(JTA) — The 2022 Pulitzer Prize in fiction went to “The Netanyahus,” a scathing, satirical novel by Brooklyn writer Joshua Cohen that imagines a visit by the family of the former Israeli prime minister to an American college town in the early 1960s.
“The Netanyahus” was the Chronicle Book Club’s pick for April.
The prize committee called the novel “a mordant, linguistically deft historical novel about the ambiguities of the Jewish-American experience, presenting ideas and disputes as volatile as its tightly-wound plot.”
Cohen, 41, based the novel on a real-life visit by Benzion Netanyahu, a historian and the father of Benjamin Netanyahu, to Cornell University, where the elder Netanyahu served as a professor of Judaic studies from 1971–1975. Cohen said the story of the Netanyahus’ initial visit to the campus was related to him by the late literary critic Harold Bloom.
In the novel, the assimilated Jewish narrator hosts the family and bristles at Benzion’s fiercely nationalist worldview. “I wanted to write something about the identity politics and the campus politics that are around us,” Cohen told Hey Alma, JTA’s sister site. “There’s a lot in Benzion Netanyahu that’s really about the tribalism that happens when these large ethnic or racial collectives collapse — these empires collapse, and they collapse into tribalism.”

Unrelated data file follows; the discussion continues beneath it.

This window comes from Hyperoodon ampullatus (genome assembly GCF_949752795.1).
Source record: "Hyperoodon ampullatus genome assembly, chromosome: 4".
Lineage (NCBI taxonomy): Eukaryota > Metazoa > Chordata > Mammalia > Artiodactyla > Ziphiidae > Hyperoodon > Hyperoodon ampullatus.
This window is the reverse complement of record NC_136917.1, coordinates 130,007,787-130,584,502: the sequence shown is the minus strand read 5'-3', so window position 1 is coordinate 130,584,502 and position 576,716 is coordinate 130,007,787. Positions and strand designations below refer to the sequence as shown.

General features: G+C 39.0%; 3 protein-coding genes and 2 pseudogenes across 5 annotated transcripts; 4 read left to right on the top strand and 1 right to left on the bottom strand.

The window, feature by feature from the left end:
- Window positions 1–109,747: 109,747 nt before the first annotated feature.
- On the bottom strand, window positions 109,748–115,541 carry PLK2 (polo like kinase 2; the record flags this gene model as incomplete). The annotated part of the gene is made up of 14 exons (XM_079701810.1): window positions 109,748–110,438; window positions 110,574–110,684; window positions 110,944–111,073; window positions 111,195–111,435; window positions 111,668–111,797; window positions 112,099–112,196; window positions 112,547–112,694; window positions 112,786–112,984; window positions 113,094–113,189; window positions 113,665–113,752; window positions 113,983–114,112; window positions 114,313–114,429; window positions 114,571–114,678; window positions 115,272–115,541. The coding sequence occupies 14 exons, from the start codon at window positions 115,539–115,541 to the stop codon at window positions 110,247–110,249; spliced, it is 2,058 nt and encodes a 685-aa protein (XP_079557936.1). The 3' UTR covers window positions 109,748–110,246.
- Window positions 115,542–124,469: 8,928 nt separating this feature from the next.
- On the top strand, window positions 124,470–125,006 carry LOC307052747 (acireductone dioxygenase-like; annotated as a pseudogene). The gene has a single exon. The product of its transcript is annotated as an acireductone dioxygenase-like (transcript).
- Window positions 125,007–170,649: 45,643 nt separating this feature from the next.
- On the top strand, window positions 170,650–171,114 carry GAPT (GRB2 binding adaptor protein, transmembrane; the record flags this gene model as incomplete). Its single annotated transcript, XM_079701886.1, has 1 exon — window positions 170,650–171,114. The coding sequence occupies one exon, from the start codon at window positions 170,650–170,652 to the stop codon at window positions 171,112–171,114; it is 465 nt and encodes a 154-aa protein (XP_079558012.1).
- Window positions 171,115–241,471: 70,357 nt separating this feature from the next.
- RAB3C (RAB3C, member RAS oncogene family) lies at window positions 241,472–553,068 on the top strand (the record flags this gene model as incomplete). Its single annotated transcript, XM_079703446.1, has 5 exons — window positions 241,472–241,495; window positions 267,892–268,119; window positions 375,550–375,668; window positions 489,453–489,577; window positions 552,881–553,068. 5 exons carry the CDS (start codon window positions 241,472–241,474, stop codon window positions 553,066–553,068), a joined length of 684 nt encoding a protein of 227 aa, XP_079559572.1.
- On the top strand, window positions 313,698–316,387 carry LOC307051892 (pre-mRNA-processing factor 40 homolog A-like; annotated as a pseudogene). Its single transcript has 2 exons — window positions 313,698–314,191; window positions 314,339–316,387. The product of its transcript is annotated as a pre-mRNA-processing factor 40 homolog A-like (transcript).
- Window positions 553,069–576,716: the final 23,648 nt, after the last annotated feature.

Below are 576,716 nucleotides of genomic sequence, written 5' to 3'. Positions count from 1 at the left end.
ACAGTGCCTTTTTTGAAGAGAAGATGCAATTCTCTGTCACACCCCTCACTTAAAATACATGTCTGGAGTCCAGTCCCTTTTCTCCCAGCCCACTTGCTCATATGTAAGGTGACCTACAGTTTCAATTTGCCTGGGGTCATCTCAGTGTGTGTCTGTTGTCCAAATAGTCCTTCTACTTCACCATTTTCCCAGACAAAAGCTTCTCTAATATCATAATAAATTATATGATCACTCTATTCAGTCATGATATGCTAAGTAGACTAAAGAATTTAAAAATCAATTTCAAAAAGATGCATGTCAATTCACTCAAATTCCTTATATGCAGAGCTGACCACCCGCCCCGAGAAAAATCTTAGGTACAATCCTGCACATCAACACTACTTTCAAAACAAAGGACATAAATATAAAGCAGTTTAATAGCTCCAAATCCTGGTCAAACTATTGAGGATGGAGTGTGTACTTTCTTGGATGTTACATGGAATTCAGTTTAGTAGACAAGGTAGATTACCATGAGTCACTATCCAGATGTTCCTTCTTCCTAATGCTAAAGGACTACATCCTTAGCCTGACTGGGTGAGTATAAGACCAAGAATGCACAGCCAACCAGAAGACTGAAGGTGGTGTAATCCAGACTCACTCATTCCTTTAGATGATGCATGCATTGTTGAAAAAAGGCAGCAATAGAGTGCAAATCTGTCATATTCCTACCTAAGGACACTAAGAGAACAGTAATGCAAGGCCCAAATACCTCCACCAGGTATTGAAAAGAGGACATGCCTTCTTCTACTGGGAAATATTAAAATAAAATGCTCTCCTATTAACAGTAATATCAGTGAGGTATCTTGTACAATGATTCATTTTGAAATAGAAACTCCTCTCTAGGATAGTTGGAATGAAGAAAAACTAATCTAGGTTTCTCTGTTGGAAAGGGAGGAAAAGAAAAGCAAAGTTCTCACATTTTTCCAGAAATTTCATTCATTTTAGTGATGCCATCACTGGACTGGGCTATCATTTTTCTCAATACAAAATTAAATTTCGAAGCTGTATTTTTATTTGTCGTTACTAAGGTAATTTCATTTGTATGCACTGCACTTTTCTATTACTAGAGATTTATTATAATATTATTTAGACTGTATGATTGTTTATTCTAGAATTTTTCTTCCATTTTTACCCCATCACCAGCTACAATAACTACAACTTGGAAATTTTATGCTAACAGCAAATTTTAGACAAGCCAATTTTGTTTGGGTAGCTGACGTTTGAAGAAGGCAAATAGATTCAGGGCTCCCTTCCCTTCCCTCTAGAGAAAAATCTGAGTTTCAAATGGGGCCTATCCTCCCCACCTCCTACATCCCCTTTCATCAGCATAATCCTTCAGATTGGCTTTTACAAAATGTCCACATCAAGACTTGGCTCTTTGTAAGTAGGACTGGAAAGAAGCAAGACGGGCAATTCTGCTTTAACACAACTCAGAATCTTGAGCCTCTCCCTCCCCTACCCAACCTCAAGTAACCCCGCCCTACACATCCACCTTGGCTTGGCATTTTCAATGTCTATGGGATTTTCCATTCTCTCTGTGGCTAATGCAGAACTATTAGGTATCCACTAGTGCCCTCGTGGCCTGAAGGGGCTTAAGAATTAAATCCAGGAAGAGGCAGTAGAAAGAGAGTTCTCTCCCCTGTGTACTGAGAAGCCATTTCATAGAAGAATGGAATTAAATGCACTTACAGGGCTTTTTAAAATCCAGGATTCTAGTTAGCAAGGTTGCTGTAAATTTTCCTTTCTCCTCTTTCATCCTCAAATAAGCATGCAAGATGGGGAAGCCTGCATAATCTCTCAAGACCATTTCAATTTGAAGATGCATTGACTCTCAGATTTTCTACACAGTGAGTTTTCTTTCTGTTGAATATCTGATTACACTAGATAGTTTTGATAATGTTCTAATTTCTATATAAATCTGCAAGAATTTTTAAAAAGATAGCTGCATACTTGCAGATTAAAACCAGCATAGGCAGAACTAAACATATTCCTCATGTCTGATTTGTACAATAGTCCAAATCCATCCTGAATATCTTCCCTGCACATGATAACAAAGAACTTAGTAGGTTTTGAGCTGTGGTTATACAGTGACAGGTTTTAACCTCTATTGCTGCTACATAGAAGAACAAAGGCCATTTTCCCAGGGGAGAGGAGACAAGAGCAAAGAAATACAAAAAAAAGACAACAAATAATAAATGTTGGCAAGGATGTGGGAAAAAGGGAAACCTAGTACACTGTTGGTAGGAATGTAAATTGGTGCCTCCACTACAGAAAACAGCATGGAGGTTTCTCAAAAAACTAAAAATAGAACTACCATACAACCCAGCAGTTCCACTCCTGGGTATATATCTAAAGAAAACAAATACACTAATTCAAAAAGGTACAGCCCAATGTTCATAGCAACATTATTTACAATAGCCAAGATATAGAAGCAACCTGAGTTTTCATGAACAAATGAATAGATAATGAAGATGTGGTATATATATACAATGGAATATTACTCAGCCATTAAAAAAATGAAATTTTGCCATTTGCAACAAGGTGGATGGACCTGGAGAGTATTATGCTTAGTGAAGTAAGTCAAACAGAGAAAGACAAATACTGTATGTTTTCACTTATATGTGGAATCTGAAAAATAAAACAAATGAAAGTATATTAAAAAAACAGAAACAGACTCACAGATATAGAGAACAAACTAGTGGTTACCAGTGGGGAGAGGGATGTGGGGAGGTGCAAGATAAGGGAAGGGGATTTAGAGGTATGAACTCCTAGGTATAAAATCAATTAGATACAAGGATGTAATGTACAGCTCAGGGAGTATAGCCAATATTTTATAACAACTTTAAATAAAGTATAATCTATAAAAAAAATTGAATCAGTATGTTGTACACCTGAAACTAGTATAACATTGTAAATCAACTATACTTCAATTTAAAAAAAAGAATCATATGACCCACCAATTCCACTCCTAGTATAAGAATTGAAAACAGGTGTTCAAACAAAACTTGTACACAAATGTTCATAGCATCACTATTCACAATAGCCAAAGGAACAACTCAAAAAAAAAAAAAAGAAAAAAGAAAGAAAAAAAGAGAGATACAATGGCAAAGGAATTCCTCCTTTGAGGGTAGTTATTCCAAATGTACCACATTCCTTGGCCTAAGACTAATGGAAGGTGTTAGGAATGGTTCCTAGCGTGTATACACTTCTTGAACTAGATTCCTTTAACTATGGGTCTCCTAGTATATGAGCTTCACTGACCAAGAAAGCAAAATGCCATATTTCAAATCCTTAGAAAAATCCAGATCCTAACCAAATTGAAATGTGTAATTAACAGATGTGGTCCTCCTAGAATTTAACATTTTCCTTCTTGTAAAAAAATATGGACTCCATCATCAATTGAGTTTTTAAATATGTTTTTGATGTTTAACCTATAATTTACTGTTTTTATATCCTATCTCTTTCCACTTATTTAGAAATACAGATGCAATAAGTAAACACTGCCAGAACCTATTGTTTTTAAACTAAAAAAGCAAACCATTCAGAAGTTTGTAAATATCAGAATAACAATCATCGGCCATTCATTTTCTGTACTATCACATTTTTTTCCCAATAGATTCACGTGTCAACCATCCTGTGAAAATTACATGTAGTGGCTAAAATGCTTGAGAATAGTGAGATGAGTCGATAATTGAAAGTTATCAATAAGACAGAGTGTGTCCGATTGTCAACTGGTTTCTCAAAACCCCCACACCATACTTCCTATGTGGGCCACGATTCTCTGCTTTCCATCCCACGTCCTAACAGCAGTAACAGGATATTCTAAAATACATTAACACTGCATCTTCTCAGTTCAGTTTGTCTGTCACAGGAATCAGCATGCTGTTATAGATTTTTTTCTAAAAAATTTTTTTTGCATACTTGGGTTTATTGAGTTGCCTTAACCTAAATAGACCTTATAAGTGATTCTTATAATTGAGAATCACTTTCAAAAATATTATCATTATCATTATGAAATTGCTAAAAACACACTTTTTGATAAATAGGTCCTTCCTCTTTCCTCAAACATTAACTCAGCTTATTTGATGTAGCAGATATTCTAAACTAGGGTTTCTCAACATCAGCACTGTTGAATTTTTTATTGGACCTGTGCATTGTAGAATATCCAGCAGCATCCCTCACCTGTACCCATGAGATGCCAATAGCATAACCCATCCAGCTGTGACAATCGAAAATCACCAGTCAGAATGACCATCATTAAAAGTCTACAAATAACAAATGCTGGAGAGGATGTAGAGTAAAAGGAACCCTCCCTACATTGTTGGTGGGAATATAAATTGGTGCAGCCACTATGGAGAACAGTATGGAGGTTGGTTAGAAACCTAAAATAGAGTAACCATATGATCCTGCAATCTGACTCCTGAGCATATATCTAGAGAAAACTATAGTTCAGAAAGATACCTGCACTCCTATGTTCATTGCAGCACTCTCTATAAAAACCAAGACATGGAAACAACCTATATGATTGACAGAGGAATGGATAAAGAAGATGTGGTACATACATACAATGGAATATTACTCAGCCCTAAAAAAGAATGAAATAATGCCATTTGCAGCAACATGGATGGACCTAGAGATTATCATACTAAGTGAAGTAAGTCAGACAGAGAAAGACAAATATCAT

Reviews were largely positive for the novel; The Guardian called it “a comic historical fantasia — a dizzying range of bookish learning and worldly knowhow is given rich, resourceful expression.” The novel won the Jewish Book Council’s fiction award for 2021.
But there were detractors. Jewish Currents criticized the novel for being derivative of both Philip Roth and Saul Bellow, and the Jewish Review of Books said that the novel includes “a capsule history of Zionism that is so blatant a distortion that I just gave up.”
“The Netanyahus” is Cohen’s sixth novel.
One of the finalists for the fiction prize was “Monkey Boy,” by Francisco Goldman, based in part on Goldman’s own background as the son of a Jewish father and a Guatemalan Catholic mother. PJC